Ketamine seems to have some short term benefits on depression. So does cocaine.

    Joseph Arpaia
    October 30, 2015 | 10:26 PM

    @Ferrell – You beat me to it, except I was going to say heroin.

    Bernard Carroll
    October 30, 2015 | 11:44 PM

    I think the principle is that any drug that can modify ongoing activity in a hyperactive circuit will give some relief of depression, at least temporarily. A good comparison is Parkinson’s disease, where ketamine has a very useful short term effect. Here is a case report, and there is much more for those who want to look into it.

    If we consider the cortico-striato-thalamo-cortical circuits involved in mood regulation, structured much like the parallel circuits involved in motor regulation, there are multiple synaptic neurotransmitters involved. So, glutamate antagonists like ketamine can help for a brief period, as can opiates and stimulants as referenced above by Ferrell Varner and Joseph Arpaia. So, too, can anticholinergic drugs like benztropine in clinical trials. Some think that is the reason agents like amitriptyline were so good – that the anticholinergic activity teamed up with the noradrenergic and serotonergic reuptake blockade. Plus, dopamine blocking antipsychotic drugs – both first generation like thioridazine and later, second generation agents – have shown some activity in depressed patients. And then, of course, there are the GABA blockers like benzodiazepines and self-administered ethanol.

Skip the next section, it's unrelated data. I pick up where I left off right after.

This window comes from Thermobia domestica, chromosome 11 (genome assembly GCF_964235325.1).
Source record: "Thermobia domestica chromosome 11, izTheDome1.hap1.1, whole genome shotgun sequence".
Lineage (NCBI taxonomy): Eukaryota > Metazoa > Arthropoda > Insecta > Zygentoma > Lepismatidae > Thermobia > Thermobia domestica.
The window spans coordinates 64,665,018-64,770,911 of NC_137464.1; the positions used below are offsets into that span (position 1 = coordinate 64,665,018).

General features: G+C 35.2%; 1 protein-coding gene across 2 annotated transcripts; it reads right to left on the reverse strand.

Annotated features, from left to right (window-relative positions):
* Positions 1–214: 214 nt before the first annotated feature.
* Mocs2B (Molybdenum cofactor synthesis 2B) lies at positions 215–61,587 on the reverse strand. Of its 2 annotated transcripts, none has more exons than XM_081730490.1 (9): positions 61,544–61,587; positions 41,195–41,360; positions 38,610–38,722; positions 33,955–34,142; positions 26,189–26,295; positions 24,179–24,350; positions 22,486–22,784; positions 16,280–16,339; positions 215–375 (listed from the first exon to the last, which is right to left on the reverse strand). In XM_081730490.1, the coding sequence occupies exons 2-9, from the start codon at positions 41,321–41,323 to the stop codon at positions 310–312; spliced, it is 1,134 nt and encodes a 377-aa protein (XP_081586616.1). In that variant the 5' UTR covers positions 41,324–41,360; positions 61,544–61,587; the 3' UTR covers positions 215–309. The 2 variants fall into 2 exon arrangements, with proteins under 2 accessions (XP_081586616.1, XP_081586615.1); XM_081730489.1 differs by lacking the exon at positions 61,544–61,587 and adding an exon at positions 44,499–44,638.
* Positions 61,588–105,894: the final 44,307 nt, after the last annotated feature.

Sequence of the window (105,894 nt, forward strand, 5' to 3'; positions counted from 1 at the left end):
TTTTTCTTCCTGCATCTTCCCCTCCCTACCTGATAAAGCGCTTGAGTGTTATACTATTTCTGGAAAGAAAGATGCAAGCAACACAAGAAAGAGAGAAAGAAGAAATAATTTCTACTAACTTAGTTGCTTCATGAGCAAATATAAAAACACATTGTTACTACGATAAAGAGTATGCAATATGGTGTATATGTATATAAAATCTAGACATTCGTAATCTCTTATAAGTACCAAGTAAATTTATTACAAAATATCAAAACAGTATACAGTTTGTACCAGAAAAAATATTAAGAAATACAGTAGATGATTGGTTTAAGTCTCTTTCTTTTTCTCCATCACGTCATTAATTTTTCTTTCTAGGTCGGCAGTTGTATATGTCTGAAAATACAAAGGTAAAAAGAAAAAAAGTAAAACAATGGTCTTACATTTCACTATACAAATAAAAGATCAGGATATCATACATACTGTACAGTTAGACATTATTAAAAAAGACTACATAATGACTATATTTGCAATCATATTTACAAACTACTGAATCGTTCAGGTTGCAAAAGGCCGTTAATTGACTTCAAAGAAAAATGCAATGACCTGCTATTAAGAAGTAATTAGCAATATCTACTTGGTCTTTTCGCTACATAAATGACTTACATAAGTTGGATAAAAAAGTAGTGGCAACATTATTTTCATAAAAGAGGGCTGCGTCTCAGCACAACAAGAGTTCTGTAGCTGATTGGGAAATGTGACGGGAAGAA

Each of these neurotransmitter tweaks has been worthy of study but they never panned out for effectiveness, despite positive initial signals. Ketamine will probably end up in the same place.

    Bernard Carroll
    October 31, 2015 | 3:24 AM

    Oops… make that GABA agonists, not blockers, for benzos and alcohol.

    October 31, 2015 | 3:39 AM

    I have also heard that you can hide Ketamine, cocaine, and heroin from law enforcement by throwing them way up high in the air– but alas, another short-term solution.

    Ketamine seems like a bizarre choice for an antidepressant. Cocaine, heroin, even LSD– all bad ideas I can completely understand. But on the rare occasions ketamine made it to a loft party in the ’80s, I just remember everyone walking around the dance floor in complex geometric patterns.

    No one seemed particularly depressed. But I met people who had taken it several times, and were completely incapable of explaining exactly what it did or how it made them feel.

    Maybe that’s what it has in common with all the other antidepressants. (Except the older ones, which I’m told actually worked.)

    October 31, 2015 | 12:17 PM


    There’s a pretty big difference between something having a positive effect on depression by making someone high (cocaine) and having a positive but not lasting effect on depression afterwards as well. Ketamine’s supposed effects last about a week, and ketamine does not make you high for a week.